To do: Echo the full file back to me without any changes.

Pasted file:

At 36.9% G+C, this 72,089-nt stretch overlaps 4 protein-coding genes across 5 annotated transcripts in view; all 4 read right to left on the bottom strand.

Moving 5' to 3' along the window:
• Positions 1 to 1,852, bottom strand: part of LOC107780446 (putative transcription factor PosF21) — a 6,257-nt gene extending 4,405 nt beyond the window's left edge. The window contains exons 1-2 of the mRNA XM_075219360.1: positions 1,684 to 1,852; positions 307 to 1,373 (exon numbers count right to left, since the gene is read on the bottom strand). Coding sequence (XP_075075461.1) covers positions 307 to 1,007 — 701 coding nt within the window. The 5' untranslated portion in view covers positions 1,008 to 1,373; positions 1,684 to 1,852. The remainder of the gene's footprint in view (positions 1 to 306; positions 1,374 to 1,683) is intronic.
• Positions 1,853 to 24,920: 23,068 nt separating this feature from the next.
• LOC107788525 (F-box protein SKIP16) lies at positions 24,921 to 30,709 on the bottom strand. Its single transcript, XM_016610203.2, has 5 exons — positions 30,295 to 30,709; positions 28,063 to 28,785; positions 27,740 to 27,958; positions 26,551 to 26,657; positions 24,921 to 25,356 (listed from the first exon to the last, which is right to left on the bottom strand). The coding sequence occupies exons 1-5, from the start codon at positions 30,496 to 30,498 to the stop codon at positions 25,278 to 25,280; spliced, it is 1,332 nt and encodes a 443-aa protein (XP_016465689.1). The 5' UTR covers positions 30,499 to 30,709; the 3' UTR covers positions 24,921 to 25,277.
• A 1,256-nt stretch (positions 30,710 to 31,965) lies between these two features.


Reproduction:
At 36.9% G+C, this 72,089-nt stretch overlaps 4 protein-coding genes across 5 annotated transcripts in view; all 4 read right to left on the bottom strand.

Moving 5' to 3' along the window:
• Positions 1 to 1,852, bottom strand: part of LOC107780446 (putative transcription factor PosF21) — a 6,257-nt gene extending 4,405 nt beyond the window's left edge. The window contains exons 1-2 of the mRNA XM_075219360.1: positions 1,684 to 1,852; positions 307 to 1,373 (exon numbers count right to left, since the gene is read on the bottom strand). Coding sequence (XP_075075461.1) covers positions 307 to 1,007 — 701 coding nt within the window. The 5' untranslated portion in view covers positions 1,008 to 1,373; positions 1,684 to 1,852. The remainder of the gene's footprint in view (positions 1 to 306; positions 1,374 to 1,683) is intronic.
• Positions 1,853 to 24,920: 23,068 nt separating this feature from the next.
• LOC107788525 (F-box protein SKIP16) lies at positions 24,921 to 30,709 on the bottom strand. Its single transcript, XM_016610203.2, has 5 exons — positions 30,295 to 30,709; positions 28,063 to 28,785; positions 27,740 to 27,958; positions 26,551 to 26,657; positions 24,921 to 25,356 (listed from the first exon to the last, which is right to left on the bottom strand). The coding sequence occupies exons 1-5, from the start codon at positions 30,496 to 30,498 to the stop codon at positions 25,278 to 25,280; spliced, it is 1,332 nt and encodes a 443-aa protein (XP_016465689.1). The 5' UTR covers positions 30,499 to 30,709; the 3' UTR covers positions 24,921 to 25,277.
• A 1,256-nt stretch (positions 30,710 to 31,965) lies between these two features.